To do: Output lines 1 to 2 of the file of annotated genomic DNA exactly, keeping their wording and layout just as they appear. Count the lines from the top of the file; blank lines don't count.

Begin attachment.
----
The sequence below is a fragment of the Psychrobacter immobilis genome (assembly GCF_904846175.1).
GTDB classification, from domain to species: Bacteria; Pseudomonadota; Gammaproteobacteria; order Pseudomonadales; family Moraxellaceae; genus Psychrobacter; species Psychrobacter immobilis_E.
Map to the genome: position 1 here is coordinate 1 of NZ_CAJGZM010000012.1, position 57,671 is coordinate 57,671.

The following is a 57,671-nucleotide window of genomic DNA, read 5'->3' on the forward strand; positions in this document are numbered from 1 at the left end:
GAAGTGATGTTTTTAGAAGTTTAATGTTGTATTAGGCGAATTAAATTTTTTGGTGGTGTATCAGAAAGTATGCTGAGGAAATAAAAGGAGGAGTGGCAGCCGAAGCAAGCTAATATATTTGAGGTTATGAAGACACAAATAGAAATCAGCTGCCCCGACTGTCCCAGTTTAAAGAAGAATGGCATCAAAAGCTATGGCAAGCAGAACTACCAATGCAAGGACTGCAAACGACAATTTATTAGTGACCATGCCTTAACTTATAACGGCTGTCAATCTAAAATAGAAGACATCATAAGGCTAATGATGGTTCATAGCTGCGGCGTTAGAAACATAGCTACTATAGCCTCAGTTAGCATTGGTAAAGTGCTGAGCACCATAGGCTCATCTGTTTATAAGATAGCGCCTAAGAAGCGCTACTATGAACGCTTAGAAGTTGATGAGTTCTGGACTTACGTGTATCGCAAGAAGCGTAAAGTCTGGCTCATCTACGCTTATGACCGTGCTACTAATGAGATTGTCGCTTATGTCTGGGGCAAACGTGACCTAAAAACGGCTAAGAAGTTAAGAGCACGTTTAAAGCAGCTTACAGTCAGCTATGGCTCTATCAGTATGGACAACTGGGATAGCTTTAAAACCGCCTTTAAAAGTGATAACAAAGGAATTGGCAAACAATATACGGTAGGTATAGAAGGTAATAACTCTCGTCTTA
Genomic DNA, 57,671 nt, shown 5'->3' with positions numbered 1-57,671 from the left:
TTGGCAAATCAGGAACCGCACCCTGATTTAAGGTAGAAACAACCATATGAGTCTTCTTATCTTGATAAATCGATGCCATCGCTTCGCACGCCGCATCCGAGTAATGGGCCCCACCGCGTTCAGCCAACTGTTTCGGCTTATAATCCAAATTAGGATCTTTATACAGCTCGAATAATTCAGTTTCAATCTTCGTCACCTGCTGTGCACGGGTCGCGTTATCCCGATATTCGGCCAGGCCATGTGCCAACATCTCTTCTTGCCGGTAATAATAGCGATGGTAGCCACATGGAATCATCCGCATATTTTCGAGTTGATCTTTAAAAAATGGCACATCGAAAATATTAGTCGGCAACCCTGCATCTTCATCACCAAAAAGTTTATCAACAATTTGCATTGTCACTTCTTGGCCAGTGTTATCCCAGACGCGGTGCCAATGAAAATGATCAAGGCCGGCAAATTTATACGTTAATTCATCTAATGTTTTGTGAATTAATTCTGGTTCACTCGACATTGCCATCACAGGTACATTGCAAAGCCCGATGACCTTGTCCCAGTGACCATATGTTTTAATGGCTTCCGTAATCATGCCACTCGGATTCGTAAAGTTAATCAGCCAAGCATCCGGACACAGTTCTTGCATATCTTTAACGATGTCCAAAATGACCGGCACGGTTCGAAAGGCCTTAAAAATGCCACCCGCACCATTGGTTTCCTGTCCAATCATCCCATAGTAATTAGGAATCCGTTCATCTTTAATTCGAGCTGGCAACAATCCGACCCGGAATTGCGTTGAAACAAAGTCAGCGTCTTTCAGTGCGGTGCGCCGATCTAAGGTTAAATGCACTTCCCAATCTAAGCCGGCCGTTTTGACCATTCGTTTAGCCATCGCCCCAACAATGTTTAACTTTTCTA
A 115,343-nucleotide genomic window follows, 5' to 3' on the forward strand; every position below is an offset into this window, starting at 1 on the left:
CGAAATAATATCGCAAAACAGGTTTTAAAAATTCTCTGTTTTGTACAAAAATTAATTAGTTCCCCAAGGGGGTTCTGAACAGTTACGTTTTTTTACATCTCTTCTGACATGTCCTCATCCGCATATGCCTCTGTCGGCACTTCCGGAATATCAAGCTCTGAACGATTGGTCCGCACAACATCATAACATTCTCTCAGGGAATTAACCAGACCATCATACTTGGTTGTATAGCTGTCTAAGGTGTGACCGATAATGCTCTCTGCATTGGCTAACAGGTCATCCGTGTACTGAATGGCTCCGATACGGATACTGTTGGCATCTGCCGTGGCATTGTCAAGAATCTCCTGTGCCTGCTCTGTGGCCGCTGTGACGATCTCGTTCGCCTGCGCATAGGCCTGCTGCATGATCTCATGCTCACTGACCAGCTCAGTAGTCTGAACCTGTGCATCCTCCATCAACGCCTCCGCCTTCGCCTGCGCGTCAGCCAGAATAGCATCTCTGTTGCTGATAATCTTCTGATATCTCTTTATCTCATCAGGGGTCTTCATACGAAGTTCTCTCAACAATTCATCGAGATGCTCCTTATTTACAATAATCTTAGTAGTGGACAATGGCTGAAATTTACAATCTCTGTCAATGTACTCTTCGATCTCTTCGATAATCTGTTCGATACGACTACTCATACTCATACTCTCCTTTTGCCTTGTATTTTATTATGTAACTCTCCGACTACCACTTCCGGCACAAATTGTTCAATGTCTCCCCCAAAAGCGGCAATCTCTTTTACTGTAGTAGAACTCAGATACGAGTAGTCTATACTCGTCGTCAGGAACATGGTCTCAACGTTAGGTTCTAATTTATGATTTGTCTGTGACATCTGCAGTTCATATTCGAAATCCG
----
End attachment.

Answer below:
The sequence below is a fragment of the Psychrobacter immobilis genome (assembly GCF_904846175.1).
GTDB classification, from domain to species: Bacteria; Pseudomonadota; Gammaproteobacteria; order Pseudomonadales; family Moraxellaceae; genus Psychrobacter; species Psychrobacter immobilis_E.